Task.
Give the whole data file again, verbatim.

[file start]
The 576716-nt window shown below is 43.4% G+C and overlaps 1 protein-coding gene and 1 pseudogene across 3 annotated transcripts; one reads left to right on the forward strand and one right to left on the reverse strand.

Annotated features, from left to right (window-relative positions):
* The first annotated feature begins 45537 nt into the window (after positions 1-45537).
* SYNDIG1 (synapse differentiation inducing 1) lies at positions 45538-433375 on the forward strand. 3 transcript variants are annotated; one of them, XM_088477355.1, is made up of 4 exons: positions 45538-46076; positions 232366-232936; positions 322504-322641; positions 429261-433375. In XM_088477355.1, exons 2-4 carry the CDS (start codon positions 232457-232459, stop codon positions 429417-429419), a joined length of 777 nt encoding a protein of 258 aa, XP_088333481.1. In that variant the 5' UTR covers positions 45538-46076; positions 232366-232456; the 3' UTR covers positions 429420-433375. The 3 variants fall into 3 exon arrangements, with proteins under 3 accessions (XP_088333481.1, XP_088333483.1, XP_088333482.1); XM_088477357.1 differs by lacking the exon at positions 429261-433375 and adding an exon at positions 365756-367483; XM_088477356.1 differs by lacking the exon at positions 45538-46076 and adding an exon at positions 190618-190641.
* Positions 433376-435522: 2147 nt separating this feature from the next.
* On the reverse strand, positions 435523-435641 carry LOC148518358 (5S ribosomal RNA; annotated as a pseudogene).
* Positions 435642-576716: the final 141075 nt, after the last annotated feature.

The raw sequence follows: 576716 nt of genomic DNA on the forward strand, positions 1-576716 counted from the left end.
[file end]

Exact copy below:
The 576716-nt window shown below is 43.4% G+C and overlaps 1 protein-coding gene and 1 pseudogene across 3 annotated transcripts; one reads left to right on the forward strand and one right to left on the reverse strand.

Annotated features, from left to right (window-relative positions):
* The first annotated feature begins 45537 nt into the window (after positions 1-45537).
* SYNDIG1 (synapse differentiation inducing 1) lies at positions 45538-433375 on the forward strand. 3 transcript variants are annotated; one of them, XM_088477355.1, is made up of 4 exons: positions 45538-46076; positions 232366-232936; positions 322504-322641; positions 429261-433375. In XM_088477355.1, exons 2-4 carry the CDS (start codon positions 232457-232459, stop codon positions 429417-429419), a joined length of 777 nt encoding a protein of 258 aa, XP_088333481.1. In that variant the 5' UTR covers positions 45538-46076; positions 232366-232456; the 3' UTR covers positions 429420-433375. The 3 variants fall into 3 exon arrangements, with proteins under 3 accessions (XP_088333481.1, XP_088333483.1, XP_088333482.1); XM_088477357.1 differs by lacking the exon at positions 429261-433375 and adding an exon at positions 365756-367483; XM_088477356.1 differs by lacking the exon at positions 45538-46076 and adding an exon at positions 190618-190641.
* Positions 433376-435522: 2147 nt separating this feature from the next.
* On the reverse strand, positions 435523-435641 carry LOC148518358 (5S ribosomal RNA; annotated as a pseudogene).
* Positions 435642-576716: the final 141075 nt, after the last annotated feature.

The raw sequence follows: 576716 nt of genomic DNA on the forward strand, positions 1-576716 counted from the left end.